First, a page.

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A glimpse inside a timeless Sydney home decorated with vintage finds

This striking Sydney cottage embraces the old in a quintessentially modern manner.
Border Collie lying in front of French doors at a renovated home in Sydney's Balmain.Photography: Chris Warnes | Styling: John Mangila

On first impression, Leanne and her husband Trent are polar opposites. She’s outgoing, spontaneous, a chatterbox. He’s reserved and a little more risk-adverse. But, like the monochrome theme that runs throughout their vintage style Sydney home, these two are a perfect match. “A French woman we know says that Trent and I are like peas and carrots: different but they work well together,” says Leanne, who, with Trent, owns Quintessential Duckeggblue, a found antiques and decorative objects store (and a HB favourite) in Sydney’s Balmain, and its sibling fashion boutique, Duckeggblue.

That complementary style works at home, too. The couple’s compact sandstone workman’s cottage in Sydney’s inner west showcases some of the grand pieces that Leanne gathers on her biannual treasure hunts through English, French and Belgian markets, farms, homes and factories. Thanks to her consummate curating, the large objects work seamlessly in the little space. “I’m sure some people think, ‘One bedroom – oh no!’ ” she says with a laugh. “But it’s just Trent and me, and what percentage of their houses do most people live in? A third, then they never use the rest.” This attitude extends to their decor and possessions. “I tend towards less is more,” she says. “There are pieces that furnish a home, and then there are those that define it. We collect and curate pieces that do the latter.”

Border Collie lying at the opening of French doors which lead into a restored courtyard.
Pre-renovation, this sun-dappled courtyard, where Woody enjoys the breeze, was the side entrance. Now revamped, it’s one of Leanne’s favourite spots. “We decorated with a French bistro table and chairs, and a mixture of white flowering plants. I only have white and shades of blue and purple throughout the courtyards.” (Credit: Photography: Chris Warnes | Styling: John Mangila)

Who lives here?

Leanne and her husband Trent, owners of antique and industrial furniture store Quintessential Duckeggblue, and clothing boutique Duckeggblue in Sydney’s Balmain.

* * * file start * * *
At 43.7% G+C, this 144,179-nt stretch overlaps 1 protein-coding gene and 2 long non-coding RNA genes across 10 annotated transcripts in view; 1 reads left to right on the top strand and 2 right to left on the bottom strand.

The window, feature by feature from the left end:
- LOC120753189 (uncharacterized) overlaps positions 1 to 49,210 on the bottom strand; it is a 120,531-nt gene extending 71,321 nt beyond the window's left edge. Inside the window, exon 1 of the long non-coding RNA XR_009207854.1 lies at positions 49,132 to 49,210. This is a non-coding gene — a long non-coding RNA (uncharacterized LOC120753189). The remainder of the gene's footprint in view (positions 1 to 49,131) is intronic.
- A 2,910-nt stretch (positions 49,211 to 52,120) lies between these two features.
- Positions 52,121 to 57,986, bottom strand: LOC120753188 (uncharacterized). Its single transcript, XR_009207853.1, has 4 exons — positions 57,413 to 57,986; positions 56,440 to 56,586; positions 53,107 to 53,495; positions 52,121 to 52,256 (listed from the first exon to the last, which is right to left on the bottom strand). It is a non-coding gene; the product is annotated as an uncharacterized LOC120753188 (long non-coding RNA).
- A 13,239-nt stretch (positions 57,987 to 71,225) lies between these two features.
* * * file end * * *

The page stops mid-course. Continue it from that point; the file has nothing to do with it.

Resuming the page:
What do you love about your home? Trent: “The aesthetic. The patinas, and the way it’s come together so well. I love the colour, graininess and craftsmanship of our pieces. You just don’t get that anymore.”

What are have you found you use for post-renovation? Leanne: “The side courtyard. Before, it had no practical use and was prime for renovation. We added a raised deck to make it level with the kitchen and dining area, and put in custom-made sash kitchen windows and French doors.”

Man and woman stand on the stairs of a Sydney home decorated with vintage and antique finds.
When the couple renovated the compact, 1880 workman’s cottage in Sydney’s inner west three years ago, their architect, Josephine Hurley, added a little Hamptons style by lining the stairs and adjoining dining-room walls and ceiling with boards. “I have a soft spot for the Hamptons look,” says Leanne. (Credit: Photography: Chris Warnes | Styling: John Mangila)

Every one of Leanne’s finds has a tale that delights the clever decorator, who attributes her passion for rich craftsmanship to her upbringing. Originally from Stockton-on-Tees in north-east England, she spent much of her childhood in her house full of honest and practical furniture. “Everything was tactile and handmade,” she recounts. “I think that’s why I’m drawn to pieces with age and character.”

So it is with Leanne and Trent’s late 19th-century home, which still retains many of its original features, including the fireplace and floorboards. The couple happened across the former renovators’ delight in 2002. “I walked in and thought, ‘It’s got so much potential,’ and Trent walked in and thought, ‘I can’t believe I’m going from a renovated house to this place!’ ” Leanne recalls.

The pair tackled the two main rooms downstairs first, ripping up the old carpet, stripping back the floorboards and repainting, but as they were firmly in the throes of setting up their businesses, lived in it as it was for 10 years before tackling the rest of the home in 2012.

White hallway with arched details in a Sydney's workers cottage in Balmain
Framed portraits line the walls of the hallway, including one of Winston Churchill. “I’ve also got a thing about Winston Churchill. It’s my old British-stiff-upper-lip, we-will-not-be-defeated thing!” says Leanne. (Credit: Photography: Chris Warnes | Styling: John Mangila)

The second time around, the bedroom upstairs metamorphosed into Leanne’s office, the bathroom and kitchen were completely overhauled, the front garden became a driveway, the back courtyard was transformed and the whole place repainted.

Now, when Leanne and Trent crave down time, they retreat to their own private sanctuary filled with beautiful objects and their four dogs, Ralphy, Woody, Millhouse and Muffin who, like everything in the home, have their very own spot.

“Ralphy is normally attached to one end of the couch and Leanne’s at the other end,” Trent says. “I lounge on the club chair, Muffin sits in front of the fireplace, Millhouse will be in the hallway and Woody loves lying on cold surfaces because he’s really old.” And, like all of the couple’s other possessions, much loved.

Reading nook in a living room featuring graphic wall art and library wallpaper.
Deborah Browness ‘Bookshelves’ wallpaper and a Night Market 11 artwork by Guy Matthews decorate the living room. (Credit: Photography: Chris Warnes | Styling: John Mangila)
Vintage decor on top of a timber coffee table at a Sydney home.
Heart and soul emanate from every sumptuously decorated space in the Sydney home of Leanne and Trent (opposite), who spend their workdays surrounded by equally gorgeous wares at their treasure trove of a store, Quintessential Duckeggblue. (Credit: Photography: Chris Warnes | Styling: John Mangila)